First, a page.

edotco: Towering Ambitions In The Face Of Grounded Inhibitions


edotco: Towering Ambitions In The Face Of Grounded Inhibitions

Leading telco tower provider edotco says the business can no longer just rely on erecting towers. CEO Suresh Sidhu tells Cynthia Ng the innovations undertaken by the company to help its tower tenants to be more efficient as mobile operators compete on fiercer competition and cheaper bandwidth.

Telco tower firm edotco aims to become the world’s top five largest tower provider from its current 12th spot.

CEO Suresh Sidhu says acquisition remains a big part of its growth strategy despite the collapse of a RM4 billion deal to acquire 13,000 telecom towers in Pakistan recently - which would have made it the eighth largest tower company globally.

“The business will increasingly become about scale,” says Sidhu. “edotco wants to be in the global top five. We’ll want to make sure acquisition is still a big part of our future growth strategy.”

edotco wants to be in the global top five. We’ll want to make sure acquisition is still a big part of our future growth strategy

The Pakistan deal fell through after more than a year of negotiations - an unexpected turn of events for edotco, but the Axiata subsidiary is unfazed, with Sidhu maintaining the company is still in a good position for expansion.

“We are still looking (for opportunities) but our focus is on Indochina. We only have Cambodia at the moment but we hope to be in Laos and Vietnam too. As for the Philippines, we have started the process to acquire towers licensing there.”

“I don’t think we will spend much time outside of the South Asia and Southeast Asia footprint and we have no interest at this point to explore India.”

Edotco currently operates in six countries - Bangladesh, Cambodia, Malaysia, Myanmar, Pakistan and Sri Lanka. As at 3Q2018, it owns 17,800 towers (+8.5% YoY), and manages 11,000 sites (+4.3% YoY).

Here, Sidhu talks about the challenges in running operations spanning different countries.

 Small Cells Powering 4G, 5G

 The two countries that delivered more growth this year, according to Sidhu, are Myanmar and Malaysia.

“Myanmar is country without a lot of coverage. So, the coverage growth is still being driven by 2G, 3G and 4G deployment.”

“While in Malaysia, the growth is largely linked to the desire to grow 4G coverage considerably. Malaysia has very good availability of 4G but perhaps speed and density are still an issue,” says Sidhu.

To handle greater traffic and data speed, tower density needs to be better. But in mature cities like Kuala Lumpur, new telco tower sites are hard to come by, not to mention expensive to build too. (A new ground based tower in Malaysia costs around RM300,000 to build, according to TowerXchange).

So, towercos like edotco are increasingly look into small cell units that can be installed onto lamp posts, electric poles or bus stops to provide greater network coverage. “Our business here is moving into what we call street furniture,” says Sidhu.

On that front, edotco and Huawei Technologies have partnered to launch the world’s first multi-operator, multi-technology small cells solution in KL Sentral.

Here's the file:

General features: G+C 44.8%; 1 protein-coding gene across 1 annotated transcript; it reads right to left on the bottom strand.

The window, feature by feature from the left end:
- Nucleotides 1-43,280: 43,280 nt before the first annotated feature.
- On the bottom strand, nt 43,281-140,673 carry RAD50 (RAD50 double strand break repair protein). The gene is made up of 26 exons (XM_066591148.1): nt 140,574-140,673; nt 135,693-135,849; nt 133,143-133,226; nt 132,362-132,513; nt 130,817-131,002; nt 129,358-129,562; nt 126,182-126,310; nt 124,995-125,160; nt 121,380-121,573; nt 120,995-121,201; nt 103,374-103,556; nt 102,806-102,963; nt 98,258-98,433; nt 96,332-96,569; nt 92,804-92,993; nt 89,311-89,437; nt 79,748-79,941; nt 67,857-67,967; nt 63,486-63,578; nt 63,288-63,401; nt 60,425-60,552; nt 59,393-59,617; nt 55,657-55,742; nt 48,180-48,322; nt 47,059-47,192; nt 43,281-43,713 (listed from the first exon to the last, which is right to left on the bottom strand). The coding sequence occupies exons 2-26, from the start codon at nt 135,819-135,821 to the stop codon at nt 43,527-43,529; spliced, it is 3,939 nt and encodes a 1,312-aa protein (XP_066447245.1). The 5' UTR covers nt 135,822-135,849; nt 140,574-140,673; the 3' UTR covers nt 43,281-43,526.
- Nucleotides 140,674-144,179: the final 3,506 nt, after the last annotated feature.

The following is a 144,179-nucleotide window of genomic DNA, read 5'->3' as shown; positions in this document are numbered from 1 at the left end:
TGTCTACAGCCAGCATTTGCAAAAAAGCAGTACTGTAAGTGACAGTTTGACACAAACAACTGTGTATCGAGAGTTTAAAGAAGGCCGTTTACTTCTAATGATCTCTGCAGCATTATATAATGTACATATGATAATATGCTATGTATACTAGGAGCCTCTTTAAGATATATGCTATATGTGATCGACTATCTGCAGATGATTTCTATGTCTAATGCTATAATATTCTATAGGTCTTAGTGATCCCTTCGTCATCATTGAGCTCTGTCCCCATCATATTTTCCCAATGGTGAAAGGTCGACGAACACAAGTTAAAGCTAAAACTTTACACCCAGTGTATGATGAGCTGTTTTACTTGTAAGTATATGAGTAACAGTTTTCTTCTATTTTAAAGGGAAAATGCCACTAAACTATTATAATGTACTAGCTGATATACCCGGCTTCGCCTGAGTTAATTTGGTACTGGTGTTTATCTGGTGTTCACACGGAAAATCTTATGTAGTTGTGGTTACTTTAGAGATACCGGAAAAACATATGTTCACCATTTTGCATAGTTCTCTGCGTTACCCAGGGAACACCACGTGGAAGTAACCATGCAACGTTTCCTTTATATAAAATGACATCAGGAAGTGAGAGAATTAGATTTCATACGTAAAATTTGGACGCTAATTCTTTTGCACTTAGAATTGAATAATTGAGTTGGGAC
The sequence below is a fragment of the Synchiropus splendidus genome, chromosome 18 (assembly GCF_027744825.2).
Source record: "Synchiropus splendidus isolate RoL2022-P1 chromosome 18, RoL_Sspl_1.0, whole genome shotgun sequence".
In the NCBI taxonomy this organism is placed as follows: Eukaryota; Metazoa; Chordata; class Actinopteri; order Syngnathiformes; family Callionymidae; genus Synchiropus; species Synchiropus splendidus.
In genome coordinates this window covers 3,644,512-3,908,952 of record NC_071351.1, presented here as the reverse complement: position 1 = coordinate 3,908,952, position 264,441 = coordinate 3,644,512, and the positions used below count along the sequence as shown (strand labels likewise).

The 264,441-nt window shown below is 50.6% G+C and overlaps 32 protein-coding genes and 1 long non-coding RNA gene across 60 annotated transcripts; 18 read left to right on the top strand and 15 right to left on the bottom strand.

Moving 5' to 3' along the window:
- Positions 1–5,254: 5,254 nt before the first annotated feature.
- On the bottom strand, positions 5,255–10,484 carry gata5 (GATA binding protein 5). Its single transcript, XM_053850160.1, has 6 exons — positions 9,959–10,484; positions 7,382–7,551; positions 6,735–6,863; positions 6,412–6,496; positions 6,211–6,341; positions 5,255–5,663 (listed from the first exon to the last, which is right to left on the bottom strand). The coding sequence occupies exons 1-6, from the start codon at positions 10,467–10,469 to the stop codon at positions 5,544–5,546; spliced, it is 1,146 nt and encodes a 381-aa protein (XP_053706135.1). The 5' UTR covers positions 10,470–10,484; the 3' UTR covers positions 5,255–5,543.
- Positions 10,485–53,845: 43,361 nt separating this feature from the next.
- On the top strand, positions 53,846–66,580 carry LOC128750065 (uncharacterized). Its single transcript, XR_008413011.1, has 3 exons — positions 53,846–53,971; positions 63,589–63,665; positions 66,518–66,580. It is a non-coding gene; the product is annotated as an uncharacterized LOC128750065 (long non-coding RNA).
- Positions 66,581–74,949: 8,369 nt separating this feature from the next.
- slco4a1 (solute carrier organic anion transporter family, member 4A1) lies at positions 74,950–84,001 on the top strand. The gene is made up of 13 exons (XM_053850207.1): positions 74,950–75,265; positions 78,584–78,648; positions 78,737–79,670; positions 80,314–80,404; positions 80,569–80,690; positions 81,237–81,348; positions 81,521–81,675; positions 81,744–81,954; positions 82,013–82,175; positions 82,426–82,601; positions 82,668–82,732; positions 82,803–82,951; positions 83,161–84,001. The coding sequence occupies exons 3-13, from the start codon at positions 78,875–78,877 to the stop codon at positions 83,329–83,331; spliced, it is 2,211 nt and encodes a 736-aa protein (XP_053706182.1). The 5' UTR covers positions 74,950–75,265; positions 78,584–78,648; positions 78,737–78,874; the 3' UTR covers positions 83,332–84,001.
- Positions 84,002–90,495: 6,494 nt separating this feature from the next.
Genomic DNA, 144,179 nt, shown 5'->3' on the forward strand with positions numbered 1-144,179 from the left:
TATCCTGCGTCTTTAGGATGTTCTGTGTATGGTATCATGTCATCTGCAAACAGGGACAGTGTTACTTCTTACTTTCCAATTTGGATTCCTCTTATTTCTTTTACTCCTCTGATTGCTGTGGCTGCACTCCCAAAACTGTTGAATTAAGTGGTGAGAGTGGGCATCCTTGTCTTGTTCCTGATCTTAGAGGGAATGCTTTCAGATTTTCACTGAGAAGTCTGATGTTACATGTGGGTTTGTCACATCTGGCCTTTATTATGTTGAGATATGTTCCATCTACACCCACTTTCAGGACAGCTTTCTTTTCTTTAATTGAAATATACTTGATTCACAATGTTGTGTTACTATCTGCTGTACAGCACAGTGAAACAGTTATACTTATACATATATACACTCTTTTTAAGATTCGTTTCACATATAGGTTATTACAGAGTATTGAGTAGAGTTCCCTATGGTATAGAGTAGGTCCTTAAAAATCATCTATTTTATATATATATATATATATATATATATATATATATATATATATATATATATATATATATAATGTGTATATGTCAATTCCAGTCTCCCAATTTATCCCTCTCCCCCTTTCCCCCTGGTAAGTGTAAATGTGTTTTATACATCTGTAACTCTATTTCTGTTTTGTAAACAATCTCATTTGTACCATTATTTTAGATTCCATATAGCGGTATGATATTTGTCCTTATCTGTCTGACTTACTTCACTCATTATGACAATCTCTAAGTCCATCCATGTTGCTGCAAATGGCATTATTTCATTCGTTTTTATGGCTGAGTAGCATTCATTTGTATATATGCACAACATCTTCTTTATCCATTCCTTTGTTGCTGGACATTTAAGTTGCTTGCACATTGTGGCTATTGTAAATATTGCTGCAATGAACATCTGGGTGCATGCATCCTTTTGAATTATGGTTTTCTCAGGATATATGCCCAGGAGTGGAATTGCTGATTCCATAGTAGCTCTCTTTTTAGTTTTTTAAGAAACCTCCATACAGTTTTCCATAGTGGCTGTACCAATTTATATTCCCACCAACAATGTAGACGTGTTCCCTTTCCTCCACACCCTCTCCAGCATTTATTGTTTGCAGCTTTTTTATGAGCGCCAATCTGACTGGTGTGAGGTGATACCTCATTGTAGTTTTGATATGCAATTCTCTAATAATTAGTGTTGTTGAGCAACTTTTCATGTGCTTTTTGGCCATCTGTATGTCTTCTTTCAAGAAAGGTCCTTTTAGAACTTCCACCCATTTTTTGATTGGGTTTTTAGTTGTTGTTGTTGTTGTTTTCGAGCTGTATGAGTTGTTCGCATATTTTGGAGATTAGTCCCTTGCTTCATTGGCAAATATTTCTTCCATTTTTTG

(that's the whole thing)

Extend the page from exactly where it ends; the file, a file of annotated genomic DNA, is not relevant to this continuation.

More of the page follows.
The in-building infrastructure, with the capability to improve data coverage and speed by up to four times for all mobile network operators in Malaysia, is expected to go live on Thursday.

Small cells are also key infrastructure to fuel next-generation 5G, which requires more and more cell sites.

Tower Sharing The Way Forward

Another area that will continue to drive edotco’s growth, according to Sidhu, is tenancy ratio. The towerco’s 3Q2018 tenancy ratio rose to 1.62x, compared to 1.50x in the corresponding period of 2017.

(Tenancy ratio refers to the number of tenants or operators who have put up their antennae and other active infrastructure on the towers)

“What that really means is that many people are coming to share,” says Sidhu.

In the past, mobile network operators owned, built and operated their towers. However, declining mobile revenue and hypercompetition have forced operators to focus on their core business.

“No one has the investment capacity, nor the time to build their own. So we are a professional firm, we provide assurance in a way we bankroll the infrastructure. They don’t have to do anything except for to pay per month and they don’t pay till the site is ready,” says Sidhu.

Sharing of passive infrastructures help improve cost efficiencies, not to mention less hassle for of mobile network operators.

Here, Sidhu talks about the helping its tenants improve efficiencies.

According to TowerXchange’s industry report, edotco owns 4,000 out of the 22,882 towers in Malaysia, representing an 18 percent market share.

Adding Value for Tower Tenants

Apart from building more tower and cell sites, towercos are increasingly undertaking initiatives in new areas beyond passive infrastructure sharing to drive growth.

This includes energy management solutions to help tower tenants reduce energy costs, capacity boosting through network planning (small cells, in-building solutions) as well as remote monitoring and disaster recovery management.

“edotco is a company build on steel and grass but you can’t live like that anymore. We have to adopt digital. For us, digital is not so much an external transformation; the real benefit of digital is internal.

The traditional towerco business manages just the real estate aspects of the site, known as the “steel and grass” model.

“One is process simplification - to have all the towers and its information converted into a monthly, fully automated bill.”

“Once you have that, you can go to next stage that is to put out location, operational and financial information. We already have access to all our sites in real time basis, that helps scheduling, transparency and reaction time.”

Here, Sidhu talks about using predictive analysis in towerco management.